There have been a number of high-profile data thefts involving many big companies in the past decade. The personal information, including credit card details, belonging to millions of people working for or associated with many big companies like Yahoo which was hacked in 2013. Global majors eBay, Adobe, Equifax, JP Morgan Chase, Sony PlayStation Network and more recently Uber, were also exposed to data theft. And although most of the companies deny such breaches on record, they do happen almost every day, particularly so in the case of big organisations.
And in one of the biggest cases of cyber data thefts so far, security experts have found that online credentials belonging to millions of employees of 2017 Fortune 500 companies has been compromised over the past three years and leaked to the dark web. The sheer number of leaked employee email accounts makes it one of the biggest cybersecurity threats of 2017.
According to research by Vericlouds, a Seattle-based security company that offers credential monitoring and verification services, the email account details including passwords of nearly 1 in every 10 employees working in Fortune 500 companies have been leaked to the dark web.
The data used in the research was gathered over the past three years and represents the largest available cache of over 8 billion stolen credentials, of which more than 2.7 million credentials are feared to have been leaked to the dark web.
And although sectors like telecom, media and wholesale industry witnessed a rise in the number of leaked credentials in the last year, the number of account credentials being leaked to the dark web has actually decreased by 7.5 percent year-on-year.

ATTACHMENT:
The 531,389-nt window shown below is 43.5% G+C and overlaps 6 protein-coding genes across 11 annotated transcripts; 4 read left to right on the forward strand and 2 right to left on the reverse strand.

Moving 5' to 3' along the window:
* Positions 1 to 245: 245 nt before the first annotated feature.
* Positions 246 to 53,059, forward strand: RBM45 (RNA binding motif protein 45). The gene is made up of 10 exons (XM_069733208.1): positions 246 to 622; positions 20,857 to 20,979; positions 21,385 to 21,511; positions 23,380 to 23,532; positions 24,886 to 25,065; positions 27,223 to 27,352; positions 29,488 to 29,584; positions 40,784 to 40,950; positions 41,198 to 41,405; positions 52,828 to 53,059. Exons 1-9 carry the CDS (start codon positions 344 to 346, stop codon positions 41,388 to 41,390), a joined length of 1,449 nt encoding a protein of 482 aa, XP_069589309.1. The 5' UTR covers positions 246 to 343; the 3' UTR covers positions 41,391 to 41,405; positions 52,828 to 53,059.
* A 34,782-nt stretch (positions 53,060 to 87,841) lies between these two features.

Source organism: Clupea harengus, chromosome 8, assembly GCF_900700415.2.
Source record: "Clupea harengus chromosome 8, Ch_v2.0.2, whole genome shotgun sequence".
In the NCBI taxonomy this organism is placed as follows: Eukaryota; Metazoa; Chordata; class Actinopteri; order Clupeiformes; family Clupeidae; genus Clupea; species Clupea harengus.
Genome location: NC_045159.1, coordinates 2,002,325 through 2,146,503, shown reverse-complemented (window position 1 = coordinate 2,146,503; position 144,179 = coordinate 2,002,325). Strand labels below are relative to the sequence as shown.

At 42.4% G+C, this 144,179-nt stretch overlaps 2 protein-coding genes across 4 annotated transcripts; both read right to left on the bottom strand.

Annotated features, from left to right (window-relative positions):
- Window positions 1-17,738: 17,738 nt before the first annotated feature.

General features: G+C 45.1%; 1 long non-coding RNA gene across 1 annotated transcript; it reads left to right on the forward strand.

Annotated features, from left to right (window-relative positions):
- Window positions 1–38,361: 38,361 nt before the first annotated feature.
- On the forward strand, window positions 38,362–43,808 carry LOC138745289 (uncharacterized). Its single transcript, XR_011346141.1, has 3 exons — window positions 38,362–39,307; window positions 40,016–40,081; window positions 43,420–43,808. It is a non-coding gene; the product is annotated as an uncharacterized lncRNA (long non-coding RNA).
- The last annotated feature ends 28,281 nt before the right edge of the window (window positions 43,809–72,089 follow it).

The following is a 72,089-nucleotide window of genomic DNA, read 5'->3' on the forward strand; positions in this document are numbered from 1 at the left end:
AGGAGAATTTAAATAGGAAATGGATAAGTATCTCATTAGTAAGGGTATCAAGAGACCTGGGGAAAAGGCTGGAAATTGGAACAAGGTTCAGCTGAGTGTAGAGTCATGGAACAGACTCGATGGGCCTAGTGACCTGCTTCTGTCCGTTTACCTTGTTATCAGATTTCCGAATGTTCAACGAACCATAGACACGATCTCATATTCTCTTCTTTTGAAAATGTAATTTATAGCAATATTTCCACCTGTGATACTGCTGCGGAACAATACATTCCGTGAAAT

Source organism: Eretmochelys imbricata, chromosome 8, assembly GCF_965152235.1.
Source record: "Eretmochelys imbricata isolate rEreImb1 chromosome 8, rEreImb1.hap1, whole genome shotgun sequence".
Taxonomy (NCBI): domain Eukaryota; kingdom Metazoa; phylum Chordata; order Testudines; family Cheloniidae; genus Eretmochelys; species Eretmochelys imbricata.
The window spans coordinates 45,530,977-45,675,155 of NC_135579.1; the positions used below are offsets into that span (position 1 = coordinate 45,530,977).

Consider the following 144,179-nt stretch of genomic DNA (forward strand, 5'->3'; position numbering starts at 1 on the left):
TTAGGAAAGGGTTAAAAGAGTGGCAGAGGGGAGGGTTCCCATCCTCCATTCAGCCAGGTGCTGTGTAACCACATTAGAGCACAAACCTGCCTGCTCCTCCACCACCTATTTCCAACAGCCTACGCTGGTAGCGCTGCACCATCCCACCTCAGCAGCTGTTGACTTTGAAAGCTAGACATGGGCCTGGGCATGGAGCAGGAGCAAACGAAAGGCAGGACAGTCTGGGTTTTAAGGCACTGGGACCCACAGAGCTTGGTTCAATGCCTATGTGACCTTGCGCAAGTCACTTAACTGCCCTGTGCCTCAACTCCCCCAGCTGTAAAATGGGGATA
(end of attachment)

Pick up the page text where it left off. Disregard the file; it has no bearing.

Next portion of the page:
Vericlouds says in its report that on average each of the leaked Fortune 500 email addresses is found on approximately 2.3 leaked data sources. The firm suggests that the availability of the stolen credentials increases when that hackers or "breach organizations" repackage and combine older stolen data and resell it.
This leaked data could be used by hackers to gain access into the companies' systems for more sinister purposes, which threaten the security of not only the employees and the organisation but even the industry as a whole.
The experts have found that most of the leaked credentials, almost 555,000 credentials accounting to 20 percent of all the leaked data, belonged to employees from the financial sector, meaning that the financial sector is at the most risk.
The Vericlouds report also states that the commercial banking industry had the highest number of weak or compromised passwords industry with 109,000 weak passwords, followed closely by the telecommunications industry with 100,000 and the computers and office equipment industry with 73,000 weak or compromised passwords.
Meanwhile, in India, the government-run citizen identification database Aadhaar was recently alleged to had a data breach of over one billion Indian citizens, but the authority later claimed that it was just a sham. Before that, Reliance Jio was also in the middle of a data breach controversy when the Aadhaar data of millions of users was said to have been leaked.